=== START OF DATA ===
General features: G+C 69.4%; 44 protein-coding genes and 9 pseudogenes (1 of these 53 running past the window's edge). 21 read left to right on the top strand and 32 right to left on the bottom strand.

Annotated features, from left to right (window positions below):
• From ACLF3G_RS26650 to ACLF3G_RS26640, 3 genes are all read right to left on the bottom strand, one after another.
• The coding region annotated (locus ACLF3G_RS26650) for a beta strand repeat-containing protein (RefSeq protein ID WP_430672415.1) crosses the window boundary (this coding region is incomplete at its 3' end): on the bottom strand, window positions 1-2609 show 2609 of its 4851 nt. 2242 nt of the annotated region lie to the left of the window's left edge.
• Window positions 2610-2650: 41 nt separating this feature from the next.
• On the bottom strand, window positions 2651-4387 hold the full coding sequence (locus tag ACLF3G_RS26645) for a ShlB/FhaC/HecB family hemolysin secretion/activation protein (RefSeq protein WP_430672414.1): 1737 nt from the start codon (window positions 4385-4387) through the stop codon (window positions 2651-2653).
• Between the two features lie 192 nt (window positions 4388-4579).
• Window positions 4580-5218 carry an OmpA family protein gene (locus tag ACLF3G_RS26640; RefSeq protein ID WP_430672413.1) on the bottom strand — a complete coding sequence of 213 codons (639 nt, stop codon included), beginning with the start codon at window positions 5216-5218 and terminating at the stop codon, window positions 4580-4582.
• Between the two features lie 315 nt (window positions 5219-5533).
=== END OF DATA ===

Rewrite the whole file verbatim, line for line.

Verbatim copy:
General features: G+C 69.4%; 44 protein-coding genes and 9 pseudogenes (1 of these 53 running past the window's edge). 21 read left to right on the top strand and 32 right to left on the bottom strand.

Annotated features, from left to right (window positions below):
• From ACLF3G_RS26650 to ACLF3G_RS26640, 3 genes are all read right to left on the bottom strand, one after another.
• The coding region annotated (locus ACLF3G_RS26650) for a beta strand repeat-containing protein (RefSeq protein ID WP_430672415.1) crosses the window boundary (this coding region is incomplete at its 3' end): on the bottom strand, window positions 1-2609 show 2609 of its 4851 nt. 2242 nt of the annotated region lie to the left of the window's left edge.
• Window positions 2610-2650: 41 nt separating this feature from the next.
• On the bottom strand, window positions 2651-4387 hold the full coding sequence (locus tag ACLF3G_RS26645) for a ShlB/FhaC/HecB family hemolysin secretion/activation protein (RefSeq protein WP_430672414.1): 1737 nt from the start codon (window positions 4385-4387) through the stop codon (window positions 2651-2653).
• Between the two features lie 192 nt (window positions 4388-4579).
• Window positions 4580-5218 carry an OmpA family protein gene (locus tag ACLF3G_RS26640; RefSeq protein ID WP_430672413.1) on the bottom strand — a complete coding sequence of 213 codons (639 nt, stop codon included), beginning with the start codon at window positions 5216-5218 and terminating at the stop codon, window positions 4580-4582.
• Between the two features lie 315 nt (window positions 5219-5533).